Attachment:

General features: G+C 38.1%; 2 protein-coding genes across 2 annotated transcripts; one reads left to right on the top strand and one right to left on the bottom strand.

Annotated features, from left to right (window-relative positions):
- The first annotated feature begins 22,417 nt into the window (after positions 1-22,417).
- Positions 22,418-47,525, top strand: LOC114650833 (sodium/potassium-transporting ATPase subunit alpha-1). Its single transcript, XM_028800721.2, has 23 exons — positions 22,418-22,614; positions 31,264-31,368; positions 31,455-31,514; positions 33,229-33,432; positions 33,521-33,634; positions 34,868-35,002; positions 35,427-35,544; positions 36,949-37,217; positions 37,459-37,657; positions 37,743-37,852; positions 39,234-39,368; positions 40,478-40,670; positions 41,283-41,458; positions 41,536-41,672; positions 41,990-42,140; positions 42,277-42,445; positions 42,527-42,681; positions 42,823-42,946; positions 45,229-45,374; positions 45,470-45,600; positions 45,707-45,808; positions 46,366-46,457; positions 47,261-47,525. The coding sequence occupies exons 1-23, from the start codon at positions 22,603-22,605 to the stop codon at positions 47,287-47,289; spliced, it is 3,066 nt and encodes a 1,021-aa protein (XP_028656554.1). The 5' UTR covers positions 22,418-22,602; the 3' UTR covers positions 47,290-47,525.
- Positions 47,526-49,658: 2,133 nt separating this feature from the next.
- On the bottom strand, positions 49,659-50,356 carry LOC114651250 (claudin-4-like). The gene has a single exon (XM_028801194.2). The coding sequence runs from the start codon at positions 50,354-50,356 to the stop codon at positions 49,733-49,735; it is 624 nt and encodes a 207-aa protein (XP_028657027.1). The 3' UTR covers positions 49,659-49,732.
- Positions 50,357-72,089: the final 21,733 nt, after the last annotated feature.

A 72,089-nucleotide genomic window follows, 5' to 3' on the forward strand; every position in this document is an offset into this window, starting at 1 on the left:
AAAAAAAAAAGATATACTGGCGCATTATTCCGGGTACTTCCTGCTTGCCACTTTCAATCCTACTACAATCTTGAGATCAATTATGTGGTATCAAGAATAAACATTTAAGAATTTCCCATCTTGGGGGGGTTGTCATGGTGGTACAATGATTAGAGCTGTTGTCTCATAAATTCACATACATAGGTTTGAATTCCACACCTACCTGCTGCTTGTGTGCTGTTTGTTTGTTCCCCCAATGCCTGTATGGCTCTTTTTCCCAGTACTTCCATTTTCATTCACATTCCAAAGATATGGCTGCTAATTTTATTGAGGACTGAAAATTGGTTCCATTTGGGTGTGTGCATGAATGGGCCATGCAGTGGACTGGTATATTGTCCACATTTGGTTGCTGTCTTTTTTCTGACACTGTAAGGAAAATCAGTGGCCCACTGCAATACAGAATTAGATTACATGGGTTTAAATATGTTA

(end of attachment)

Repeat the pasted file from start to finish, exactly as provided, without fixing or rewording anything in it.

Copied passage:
General features: G+C 38.1%; 2 protein-coding genes across 2 annotated transcripts; one reads left to right on the top strand and one right to left on the bottom strand.

Annotated features, from left to right (window-relative positions):
- The first annotated feature begins 22,417 nt into the window (after positions 1-22,417).
- Positions 22,418-47,525, top strand: LOC114650833 (sodium/potassium-transporting ATPase subunit alpha-1). Its single transcript, XM_028800721.2, has 23 exons — positions 22,418-22,614; positions 31,264-31,368; positions 31,455-31,514; positions 33,229-33,432; positions 33,521-33,634; positions 34,868-35,002; positions 35,427-35,544; positions 36,949-37,217; positions 37,459-37,657; positions 37,743-37,852; positions 39,234-39,368; positions 40,478-40,670; positions 41,283-41,458; positions 41,536-41,672; positions 41,990-42,140; positions 42,277-42,445; positions 42,527-42,681; positions 42,823-42,946; positions 45,229-45,374; positions 45,470-45,600; positions 45,707-45,808; positions 46,366-46,457; positions 47,261-47,525. The coding sequence occupies exons 1-23, from the start codon at positions 22,603-22,605 to the stop codon at positions 47,287-47,289; spliced, it is 3,066 nt and encodes a 1,021-aa protein (XP_028656554.1). The 5' UTR covers positions 22,418-22,602; the 3' UTR covers positions 47,290-47,525.
- Positions 47,526-49,658: 2,133 nt separating this feature from the next.
- On the bottom strand, positions 49,659-50,356 carry LOC114651250 (claudin-4-like). The gene has a single exon (XM_028801194.2). The coding sequence runs from the start codon at positions 50,354-50,356 to the stop codon at positions 49,733-49,735; it is 624 nt and encodes a 207-aa protein (XP_028657027.1). The 3' UTR covers positions 49,659-49,732.
- Positions 50,357-72,089: the final 21,733 nt, after the last annotated feature.

A 72,089-nucleotide genomic window follows, 5' to 3' on the forward strand; every position in this document is an offset into this window, starting at 1 on the left:
AAAAAAAAAAGATATACTGGCGCATTATTCCGGGTACTTCCTGCTTGCCACTTTCAATCCTACTACAATCTTGAGATCAATTATGTGGTATCAAGAATAAACATTTAAGAATTTCCCATCTTGGGGGGGTTGTCATGGTGGTACAATGATTAGAGCTGTTGTCTCATAAATTCACATACATAGGTTTGAATTCCACACCTACCTGCTGCTTGTGTGCTGTTTGTTTGTTCCCCCAATGCCTGTATGGCTCTTTTTCCCAGTACTTCCATTTTCATTCACATTCCAAAGATATGGCTGCTAATTTTATTGAGGACTGAAAATTGGTTCCATTTGGGTGTGTGCATGAATGGGCCATGCAGTGGACTGGTATATTGTCCACATTTGGTTGCTGTCTTTTTTCTGACACTGTAAGGAAAATCAGTGGCCCACTGCAATACAGAATTAGATTACATGGGTTTAAATATGTTA